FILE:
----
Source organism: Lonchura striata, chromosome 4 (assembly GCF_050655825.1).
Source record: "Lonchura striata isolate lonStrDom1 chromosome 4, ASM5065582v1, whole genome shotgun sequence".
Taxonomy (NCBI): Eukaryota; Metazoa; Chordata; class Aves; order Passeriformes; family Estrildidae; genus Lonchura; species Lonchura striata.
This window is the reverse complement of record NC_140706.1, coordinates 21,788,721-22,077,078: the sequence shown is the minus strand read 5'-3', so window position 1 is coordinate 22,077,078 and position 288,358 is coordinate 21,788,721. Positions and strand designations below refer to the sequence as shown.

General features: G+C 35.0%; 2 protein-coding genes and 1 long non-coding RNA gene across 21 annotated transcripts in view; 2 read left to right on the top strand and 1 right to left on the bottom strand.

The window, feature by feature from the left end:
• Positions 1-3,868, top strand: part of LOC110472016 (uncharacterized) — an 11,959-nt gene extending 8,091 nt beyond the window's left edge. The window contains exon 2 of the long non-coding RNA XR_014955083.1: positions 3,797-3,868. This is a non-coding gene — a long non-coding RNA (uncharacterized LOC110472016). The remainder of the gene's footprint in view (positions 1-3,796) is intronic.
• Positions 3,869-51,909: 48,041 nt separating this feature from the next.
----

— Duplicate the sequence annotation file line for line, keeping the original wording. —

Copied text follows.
Source organism: Lonchura striata, chromosome 4 (assembly GCF_050655825.1).
Source record: "Lonchura striata isolate lonStrDom1 chromosome 4, ASM5065582v1, whole genome shotgun sequence".
Taxonomy (NCBI): Eukaryota; Metazoa; Chordata; class Aves; order Passeriformes; family Estrildidae; genus Lonchura; species Lonchura striata.
This window is the reverse complement of record NC_140706.1, coordinates 21,788,721-22,077,078: the sequence shown is the minus strand read 5'-3', so window position 1 is coordinate 22,077,078 and position 288,358 is coordinate 21,788,721. Positions and strand designations below refer to the sequence as shown.

General features: G+C 35.0%; 2 protein-coding genes and 1 long non-coding RNA gene across 21 annotated transcripts in view; 2 read left to right on the top strand and 1 right to left on the bottom strand.

The window, feature by feature from the left end:
• Positions 1-3,868, top strand: part of LOC110472016 (uncharacterized) — an 11,959-nt gene extending 8,091 nt beyond the window's left edge. The window contains exon 2 of the long non-coding RNA XR_014955083.1: positions 3,797-3,868. This is a non-coding gene — a long non-coding RNA (uncharacterized LOC110472016). The remainder of the gene's footprint in view (positions 1-3,796) is intronic.
• Positions 3,869-51,909: 48,041 nt separating this feature from the next.